Education for Dementia Caregivers

Education for Dementia Caregivers is contributed by Carrie McBride of The Alzhemier’s Association.

Education for Dementia Caregivers

Education for Dementia Caregivers

There are currently 11 million people in the U.S. caring for a loved one with dementia, including 295,000 unpaid family caregivers here in Washington State.

On average, a person with Alzheimer’s lives four to eight years after a diagnosis, but can live as long as 20 years. While symptoms of the disease are mild in the beginning, individuals become increasingly reliant on others for personal care as the disease progresses. The care provided to people with Alzheimer’s disease or other dementias is wide-ranging and, in some instances, all-encompassing. 

The Need of Education for Dementia Caregivers

“Family caregivers aren’t just facing the loss of their loved one’s memory,” says Jerri Wood, community outreach manager for the local Alzheimer’s Association. “There are also many physical, behavioral and emotional changes throughout the course of the disease that can be especially challenging for the family members and friends who love and care for them.”

The Importance of Education for Dementia Caregivers

Research suggests that education for dementia caregivers improves quality of life for both the person living with dementia and their caregivers. The Alzheimer’s Association Washington State Chapter offers over a dozen educational webinars each month to empower caregivers with information, practical tips and resources for the dementia journey.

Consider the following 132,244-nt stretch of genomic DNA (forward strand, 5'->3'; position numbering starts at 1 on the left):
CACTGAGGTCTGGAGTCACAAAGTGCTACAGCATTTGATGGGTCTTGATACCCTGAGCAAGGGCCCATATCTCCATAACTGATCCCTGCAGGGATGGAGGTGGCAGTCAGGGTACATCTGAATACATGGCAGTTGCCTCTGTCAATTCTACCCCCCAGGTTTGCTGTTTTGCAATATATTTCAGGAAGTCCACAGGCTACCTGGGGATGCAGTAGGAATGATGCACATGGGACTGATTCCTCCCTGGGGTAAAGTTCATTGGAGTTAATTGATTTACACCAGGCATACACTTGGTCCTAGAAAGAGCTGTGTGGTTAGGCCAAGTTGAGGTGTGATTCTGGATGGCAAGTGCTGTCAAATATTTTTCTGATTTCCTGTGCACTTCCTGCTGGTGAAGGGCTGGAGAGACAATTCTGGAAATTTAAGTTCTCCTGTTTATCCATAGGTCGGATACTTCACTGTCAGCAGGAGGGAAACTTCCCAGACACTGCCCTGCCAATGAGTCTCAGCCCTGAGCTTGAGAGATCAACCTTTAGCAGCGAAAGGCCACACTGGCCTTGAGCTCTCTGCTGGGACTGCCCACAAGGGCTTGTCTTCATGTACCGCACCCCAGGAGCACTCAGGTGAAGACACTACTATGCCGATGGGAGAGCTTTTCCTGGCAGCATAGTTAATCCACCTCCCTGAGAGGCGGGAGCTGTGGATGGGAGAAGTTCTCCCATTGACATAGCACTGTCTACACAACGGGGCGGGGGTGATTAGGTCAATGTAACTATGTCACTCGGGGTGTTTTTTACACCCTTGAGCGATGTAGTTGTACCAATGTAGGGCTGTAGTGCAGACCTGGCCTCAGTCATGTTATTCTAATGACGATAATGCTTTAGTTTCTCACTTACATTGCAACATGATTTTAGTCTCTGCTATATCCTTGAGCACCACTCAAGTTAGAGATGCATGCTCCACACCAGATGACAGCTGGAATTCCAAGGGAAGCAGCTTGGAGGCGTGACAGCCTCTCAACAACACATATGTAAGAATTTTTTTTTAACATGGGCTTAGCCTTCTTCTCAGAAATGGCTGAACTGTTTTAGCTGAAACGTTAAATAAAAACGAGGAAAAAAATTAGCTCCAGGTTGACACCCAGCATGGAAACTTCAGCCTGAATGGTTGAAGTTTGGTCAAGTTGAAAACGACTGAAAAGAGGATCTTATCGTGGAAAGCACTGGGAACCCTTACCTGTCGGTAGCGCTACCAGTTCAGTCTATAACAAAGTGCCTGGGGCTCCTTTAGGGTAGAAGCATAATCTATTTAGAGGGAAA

Webinars being offered regularly include:

Dementia Conversations: Driving, Doctor Visits, Legal & Financial Planning

Learn to have honest and caring conversations about common concerns when someone begins to show signs of dementia.

Effective Communication Strategies for Dementia Caregivers

Learn to decode the verbal and behavioral messages delivered by someone with dementia. Identify strategies to help you connect and communicate at each stage of the disease.

Understanding and Responding to Dementia-Related Behavior

Learn about some of the common triggers for behaviors associated with dementia, how to assess the person’s needs, and how to intervene effectively in this educational training program for non-professional caregivers.

Living with Alzheimer’s: For Caregivers

This three-part series provides answers to common questions that arise in the early, middle and late stages of Alzheimer’s disease. Learn what you need to know, what you need to plan and what you can do at each point along the way.

Learn more about the programs and education for dementia caregivers offered by the Alzheimer’s Association at (This is also a link to the monthly education flyer).

Or call their 24/7 Helpline at 1-800-272-3900

Submitted by 

Carrie McBride

Alzheimer’s Association, Washington Chapter

Vibrant Senior Options Home

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